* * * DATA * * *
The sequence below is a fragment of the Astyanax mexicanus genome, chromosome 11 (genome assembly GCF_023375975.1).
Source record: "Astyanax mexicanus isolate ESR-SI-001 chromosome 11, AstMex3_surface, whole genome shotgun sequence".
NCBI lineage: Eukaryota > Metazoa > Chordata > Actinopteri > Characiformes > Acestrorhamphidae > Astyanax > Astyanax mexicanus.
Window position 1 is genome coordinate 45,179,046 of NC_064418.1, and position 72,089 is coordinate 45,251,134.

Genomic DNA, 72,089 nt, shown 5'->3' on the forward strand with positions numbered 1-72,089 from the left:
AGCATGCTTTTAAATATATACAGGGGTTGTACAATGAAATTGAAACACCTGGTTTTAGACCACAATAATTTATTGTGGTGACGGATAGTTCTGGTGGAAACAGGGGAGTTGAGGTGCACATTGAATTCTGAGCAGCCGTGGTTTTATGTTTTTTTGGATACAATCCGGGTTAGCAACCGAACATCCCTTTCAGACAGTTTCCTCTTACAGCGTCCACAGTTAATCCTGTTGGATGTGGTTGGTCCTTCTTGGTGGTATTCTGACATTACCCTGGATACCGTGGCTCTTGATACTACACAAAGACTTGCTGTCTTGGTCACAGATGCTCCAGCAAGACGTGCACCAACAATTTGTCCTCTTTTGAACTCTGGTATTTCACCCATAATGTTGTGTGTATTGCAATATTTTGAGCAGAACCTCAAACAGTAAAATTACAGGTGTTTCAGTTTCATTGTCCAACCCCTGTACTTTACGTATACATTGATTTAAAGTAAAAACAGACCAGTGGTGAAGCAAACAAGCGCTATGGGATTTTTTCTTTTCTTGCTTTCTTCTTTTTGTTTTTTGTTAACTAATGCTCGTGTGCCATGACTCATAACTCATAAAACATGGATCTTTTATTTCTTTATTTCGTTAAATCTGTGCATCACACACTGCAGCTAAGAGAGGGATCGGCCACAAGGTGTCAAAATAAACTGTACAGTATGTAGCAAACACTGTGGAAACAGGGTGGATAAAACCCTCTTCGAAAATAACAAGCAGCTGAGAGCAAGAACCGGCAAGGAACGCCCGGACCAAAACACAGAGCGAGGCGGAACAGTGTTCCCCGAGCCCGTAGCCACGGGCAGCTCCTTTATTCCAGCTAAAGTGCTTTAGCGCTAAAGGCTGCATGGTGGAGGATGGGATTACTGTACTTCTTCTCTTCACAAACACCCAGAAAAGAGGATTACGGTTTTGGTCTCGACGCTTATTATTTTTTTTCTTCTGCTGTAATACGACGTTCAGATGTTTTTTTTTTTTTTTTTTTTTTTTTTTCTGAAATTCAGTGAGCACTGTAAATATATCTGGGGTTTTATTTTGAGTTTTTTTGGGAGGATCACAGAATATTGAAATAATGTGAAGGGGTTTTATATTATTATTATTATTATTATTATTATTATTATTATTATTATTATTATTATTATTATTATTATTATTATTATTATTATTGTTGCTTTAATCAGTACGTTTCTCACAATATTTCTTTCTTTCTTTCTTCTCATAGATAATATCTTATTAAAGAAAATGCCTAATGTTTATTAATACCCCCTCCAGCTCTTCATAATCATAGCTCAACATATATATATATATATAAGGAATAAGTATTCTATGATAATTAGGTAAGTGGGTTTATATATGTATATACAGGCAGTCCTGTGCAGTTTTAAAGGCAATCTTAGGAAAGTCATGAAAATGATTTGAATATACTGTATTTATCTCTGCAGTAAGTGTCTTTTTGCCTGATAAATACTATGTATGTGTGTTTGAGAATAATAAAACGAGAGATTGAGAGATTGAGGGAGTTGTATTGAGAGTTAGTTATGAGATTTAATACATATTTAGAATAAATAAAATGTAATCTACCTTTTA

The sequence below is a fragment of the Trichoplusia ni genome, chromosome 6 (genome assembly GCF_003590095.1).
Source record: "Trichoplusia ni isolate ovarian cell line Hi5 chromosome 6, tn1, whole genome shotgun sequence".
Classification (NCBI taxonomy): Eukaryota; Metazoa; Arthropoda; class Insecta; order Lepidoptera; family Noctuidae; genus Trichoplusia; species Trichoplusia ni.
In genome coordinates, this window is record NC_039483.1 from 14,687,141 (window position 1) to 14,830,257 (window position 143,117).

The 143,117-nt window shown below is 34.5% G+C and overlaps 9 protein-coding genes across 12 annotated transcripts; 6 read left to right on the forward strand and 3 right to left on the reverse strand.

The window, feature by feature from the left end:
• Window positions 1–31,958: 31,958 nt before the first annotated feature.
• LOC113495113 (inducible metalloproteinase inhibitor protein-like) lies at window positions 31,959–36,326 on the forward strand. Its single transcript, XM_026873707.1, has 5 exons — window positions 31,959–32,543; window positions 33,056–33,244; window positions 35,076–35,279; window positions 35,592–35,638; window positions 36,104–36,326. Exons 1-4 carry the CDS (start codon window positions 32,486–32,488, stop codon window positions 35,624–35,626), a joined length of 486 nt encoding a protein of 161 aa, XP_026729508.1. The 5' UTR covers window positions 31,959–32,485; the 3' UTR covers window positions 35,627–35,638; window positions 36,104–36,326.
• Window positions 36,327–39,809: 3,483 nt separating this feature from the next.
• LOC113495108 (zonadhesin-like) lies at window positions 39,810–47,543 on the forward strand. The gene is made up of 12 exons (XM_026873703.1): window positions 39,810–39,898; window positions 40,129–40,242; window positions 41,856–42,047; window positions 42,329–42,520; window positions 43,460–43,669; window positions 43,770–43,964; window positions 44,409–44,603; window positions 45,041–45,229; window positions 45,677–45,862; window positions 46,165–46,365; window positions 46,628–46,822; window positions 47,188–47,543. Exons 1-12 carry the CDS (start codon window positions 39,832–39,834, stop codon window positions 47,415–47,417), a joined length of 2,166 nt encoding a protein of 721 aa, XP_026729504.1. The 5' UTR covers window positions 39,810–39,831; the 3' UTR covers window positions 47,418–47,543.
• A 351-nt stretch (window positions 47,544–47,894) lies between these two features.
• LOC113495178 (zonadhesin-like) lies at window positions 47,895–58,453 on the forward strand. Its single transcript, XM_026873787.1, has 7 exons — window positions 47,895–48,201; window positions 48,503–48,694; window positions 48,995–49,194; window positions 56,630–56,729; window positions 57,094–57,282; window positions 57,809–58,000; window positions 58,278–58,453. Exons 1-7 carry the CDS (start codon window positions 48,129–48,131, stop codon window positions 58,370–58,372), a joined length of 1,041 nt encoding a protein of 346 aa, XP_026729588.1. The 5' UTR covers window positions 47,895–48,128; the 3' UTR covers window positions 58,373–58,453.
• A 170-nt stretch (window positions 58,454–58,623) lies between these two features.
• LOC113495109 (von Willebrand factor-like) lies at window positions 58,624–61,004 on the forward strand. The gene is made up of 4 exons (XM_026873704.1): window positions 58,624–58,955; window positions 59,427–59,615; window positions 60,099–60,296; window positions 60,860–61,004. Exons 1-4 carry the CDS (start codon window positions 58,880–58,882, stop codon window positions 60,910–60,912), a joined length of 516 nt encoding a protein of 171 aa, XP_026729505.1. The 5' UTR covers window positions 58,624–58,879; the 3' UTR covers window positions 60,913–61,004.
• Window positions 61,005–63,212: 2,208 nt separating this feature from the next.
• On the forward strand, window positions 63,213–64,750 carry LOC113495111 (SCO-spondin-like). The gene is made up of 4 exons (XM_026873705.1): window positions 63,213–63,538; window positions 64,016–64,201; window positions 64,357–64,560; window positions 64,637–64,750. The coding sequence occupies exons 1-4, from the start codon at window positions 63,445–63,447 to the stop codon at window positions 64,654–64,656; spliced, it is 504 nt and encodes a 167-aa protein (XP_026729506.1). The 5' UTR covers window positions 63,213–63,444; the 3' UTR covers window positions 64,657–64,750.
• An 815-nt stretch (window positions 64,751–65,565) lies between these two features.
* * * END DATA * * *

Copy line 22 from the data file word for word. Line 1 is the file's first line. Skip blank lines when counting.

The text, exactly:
• On the forward strand, window positions 63,213–64,750 carry LOC113495111 (SCO-spondin-like). The gene is made up of 4 exons (XM_026873705.1): window positions 63,213–63,538; window positions 64,016–64,201; window positions 64,357–64,560; window positions 64,637–64,750. The coding sequence occupies exons 1-4, from the start codon at window positions 63,445–63,447 to the stop codon at window positions 64,654–64,656; spliced, it is 504 nt and encodes a 167-aa protein (XP_026729506.1). The 5' UTR covers window positions 63,213–63,444; the 3' UTR covers window positions 64,657–64,750.